Existing-home sales drop 17.8 percent in April
Existing-home sales reported a large dip due to the coronavirus pandemic, dropping 17.8 percent from March to a seasonally adjusted annual rate of 4.33 million in April—down 17.2 percent from last year.
“The economic lockdowns—occurring from mid-March through April in most states—have temporarily disrupted home sales,” explains Lawrence Yun, NAR’s chief economist. “But the listings that are on the market are still attracting buyers and boosting home prices.”
For context, April’s drop in existing-home sales brings the lowest level of sales and the largest month-over-month drop since July 2010, when a 22.5 percent drop was reported with a total of 3.45 million in sales.
A call for construction to combat rising home prices
April’s median existing-home price increased 7.4 percent from last year—marking the 98th straight month of year-over-year gains.
“Record-low mortgage rates are likely to remain in place for the rest of the year, and will be the key factor driving housing demand as state economies steadily reopen,” says Yun. “Still, more listings and increased home construction will be needed to tame price growth.”
At the end of April, total housing inventory was down 1.3 percent at 1.47 million units—down 19.7 percent from last year.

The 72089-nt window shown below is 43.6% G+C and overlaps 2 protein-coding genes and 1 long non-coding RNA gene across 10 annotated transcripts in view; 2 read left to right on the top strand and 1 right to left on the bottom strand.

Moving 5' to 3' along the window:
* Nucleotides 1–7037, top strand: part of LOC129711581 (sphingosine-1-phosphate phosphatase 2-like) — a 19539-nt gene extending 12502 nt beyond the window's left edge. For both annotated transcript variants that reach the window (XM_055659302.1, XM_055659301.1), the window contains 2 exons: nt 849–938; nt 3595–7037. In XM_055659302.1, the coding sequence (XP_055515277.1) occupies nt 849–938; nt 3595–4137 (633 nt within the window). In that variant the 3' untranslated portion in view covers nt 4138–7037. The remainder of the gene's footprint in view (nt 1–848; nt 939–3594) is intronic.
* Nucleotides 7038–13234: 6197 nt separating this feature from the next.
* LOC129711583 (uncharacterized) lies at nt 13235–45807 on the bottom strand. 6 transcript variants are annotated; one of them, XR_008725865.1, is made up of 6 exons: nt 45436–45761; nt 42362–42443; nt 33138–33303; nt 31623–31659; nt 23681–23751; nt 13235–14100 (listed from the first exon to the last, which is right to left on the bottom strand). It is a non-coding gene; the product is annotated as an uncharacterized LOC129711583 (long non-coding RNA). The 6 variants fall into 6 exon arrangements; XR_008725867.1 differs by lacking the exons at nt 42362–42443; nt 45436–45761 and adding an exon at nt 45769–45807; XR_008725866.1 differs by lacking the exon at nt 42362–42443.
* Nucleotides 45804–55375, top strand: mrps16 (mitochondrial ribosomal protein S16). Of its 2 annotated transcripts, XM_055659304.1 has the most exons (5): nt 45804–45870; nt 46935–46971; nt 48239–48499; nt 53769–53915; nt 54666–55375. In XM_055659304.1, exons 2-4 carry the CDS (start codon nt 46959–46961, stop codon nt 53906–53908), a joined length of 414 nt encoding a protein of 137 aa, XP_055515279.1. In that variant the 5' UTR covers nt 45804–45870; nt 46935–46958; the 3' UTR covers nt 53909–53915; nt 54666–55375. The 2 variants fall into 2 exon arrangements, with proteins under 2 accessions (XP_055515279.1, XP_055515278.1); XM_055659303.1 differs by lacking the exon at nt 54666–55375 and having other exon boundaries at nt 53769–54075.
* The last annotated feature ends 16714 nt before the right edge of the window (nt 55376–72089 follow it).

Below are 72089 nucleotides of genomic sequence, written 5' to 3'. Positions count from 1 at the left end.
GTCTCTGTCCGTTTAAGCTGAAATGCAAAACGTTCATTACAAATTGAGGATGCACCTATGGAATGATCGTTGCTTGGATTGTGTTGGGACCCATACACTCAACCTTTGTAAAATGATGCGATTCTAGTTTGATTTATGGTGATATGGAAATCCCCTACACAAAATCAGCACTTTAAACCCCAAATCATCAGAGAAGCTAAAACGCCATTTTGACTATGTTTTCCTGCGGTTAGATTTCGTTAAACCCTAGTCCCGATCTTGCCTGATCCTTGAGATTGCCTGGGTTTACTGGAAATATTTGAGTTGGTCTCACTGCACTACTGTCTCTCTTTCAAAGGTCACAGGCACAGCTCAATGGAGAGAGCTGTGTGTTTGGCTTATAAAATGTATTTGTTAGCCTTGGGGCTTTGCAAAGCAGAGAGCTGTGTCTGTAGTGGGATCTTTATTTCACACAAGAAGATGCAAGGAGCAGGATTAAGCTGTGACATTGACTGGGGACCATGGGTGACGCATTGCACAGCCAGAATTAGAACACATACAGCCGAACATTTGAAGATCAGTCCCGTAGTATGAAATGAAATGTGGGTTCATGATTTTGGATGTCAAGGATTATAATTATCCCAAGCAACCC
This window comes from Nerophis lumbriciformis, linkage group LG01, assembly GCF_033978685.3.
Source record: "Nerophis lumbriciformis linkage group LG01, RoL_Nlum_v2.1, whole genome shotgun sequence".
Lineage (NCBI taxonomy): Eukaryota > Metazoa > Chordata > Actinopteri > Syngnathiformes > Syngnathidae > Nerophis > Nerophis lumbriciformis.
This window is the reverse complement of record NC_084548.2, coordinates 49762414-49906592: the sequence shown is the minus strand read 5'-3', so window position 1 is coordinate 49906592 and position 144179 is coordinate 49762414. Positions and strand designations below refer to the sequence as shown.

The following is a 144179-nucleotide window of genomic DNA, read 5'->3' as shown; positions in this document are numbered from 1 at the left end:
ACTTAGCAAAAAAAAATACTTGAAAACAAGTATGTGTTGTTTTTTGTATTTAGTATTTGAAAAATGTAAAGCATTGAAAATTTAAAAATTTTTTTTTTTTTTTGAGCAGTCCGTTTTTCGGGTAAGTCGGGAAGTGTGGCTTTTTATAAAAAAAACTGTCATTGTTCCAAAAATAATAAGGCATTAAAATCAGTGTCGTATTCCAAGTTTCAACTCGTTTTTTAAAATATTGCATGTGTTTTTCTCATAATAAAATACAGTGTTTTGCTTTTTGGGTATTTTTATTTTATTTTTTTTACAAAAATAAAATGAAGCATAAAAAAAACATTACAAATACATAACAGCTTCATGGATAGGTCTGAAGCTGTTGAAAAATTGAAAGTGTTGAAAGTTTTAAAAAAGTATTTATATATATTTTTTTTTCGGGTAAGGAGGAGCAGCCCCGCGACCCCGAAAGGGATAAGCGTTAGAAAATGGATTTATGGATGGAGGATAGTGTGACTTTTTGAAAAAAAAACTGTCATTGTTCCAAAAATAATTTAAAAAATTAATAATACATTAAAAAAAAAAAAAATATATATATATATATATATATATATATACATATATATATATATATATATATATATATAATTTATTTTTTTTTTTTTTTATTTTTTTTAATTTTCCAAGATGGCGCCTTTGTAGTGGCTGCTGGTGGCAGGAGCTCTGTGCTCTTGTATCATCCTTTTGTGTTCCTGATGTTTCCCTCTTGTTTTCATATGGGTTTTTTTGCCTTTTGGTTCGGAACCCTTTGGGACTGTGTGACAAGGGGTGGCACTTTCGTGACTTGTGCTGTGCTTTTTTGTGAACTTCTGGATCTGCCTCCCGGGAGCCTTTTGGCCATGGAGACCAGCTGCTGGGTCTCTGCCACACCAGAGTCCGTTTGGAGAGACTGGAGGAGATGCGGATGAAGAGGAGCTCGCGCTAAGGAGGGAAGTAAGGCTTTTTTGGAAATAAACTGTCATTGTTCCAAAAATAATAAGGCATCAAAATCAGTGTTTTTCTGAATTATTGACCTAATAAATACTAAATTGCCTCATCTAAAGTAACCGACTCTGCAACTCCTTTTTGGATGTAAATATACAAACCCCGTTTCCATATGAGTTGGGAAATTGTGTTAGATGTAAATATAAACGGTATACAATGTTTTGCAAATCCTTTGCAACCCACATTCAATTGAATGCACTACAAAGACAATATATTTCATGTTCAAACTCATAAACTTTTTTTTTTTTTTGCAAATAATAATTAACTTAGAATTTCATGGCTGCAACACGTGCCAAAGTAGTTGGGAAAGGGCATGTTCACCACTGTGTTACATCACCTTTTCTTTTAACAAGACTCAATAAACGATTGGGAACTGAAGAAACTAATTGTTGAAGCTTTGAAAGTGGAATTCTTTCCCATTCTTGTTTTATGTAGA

A positive outlook for the industry’s future
“While virtually every sector of the American economy has been hit hard by this pandemic, our nation’s 1.4 million Realtors® have continued to show an undying commitment to their profession, their clients and America’s real estate industry,” says NAR President Vince Malta.
Malta continues on, expressing his hope for the housing industry’s ability to boost the country’s economy. “As we find during any time of crisis, we have a tremendous opportunity to evolve and emerge stronger and more efficient,” he explains. “Having renewed our focus on new, innovative ways to serve American consumers, I am confident the real estate sector and our nations Realtors® are uniquely positioned to lead America’s economic recovery.”
According to Realtor.com®’s Market Hotness Index, the areas sparking the most buyer interest include the following:
- Colorado Springs, Colo.
- Fort Wayne, Ind.
- Topeka, Kan.
- Pueblo, Colo.
- Columbus, Ohio
Single-family home sales were down 15.5 percent from last year, while existing condominium and co-op sales were down 31.6 percent from last year. “There appears to be a shift in preference for single-family homes over condominium dwellings,” says Yun. “This trend could be long-lasting as remote work and larger housing needs will become widely prevalent even after we emerge from this pandemic.”
Down across the board
All four major regions saw a decline in both month-over-month and year-over-year sales.
April’s existing-home sales:
- Northeast: down 16.9% to an annual rate of 540,000—down 18.2% from last year
- Midwest: down 12.0% to an annual rate of 1.10 million—down 8.3% from last year
- South: dropped 17.9% to an annual rate of 1.88 million—down 16.8% from last year
- West: down 25.0% to an annual rate of 810,000—down 27.0% from last year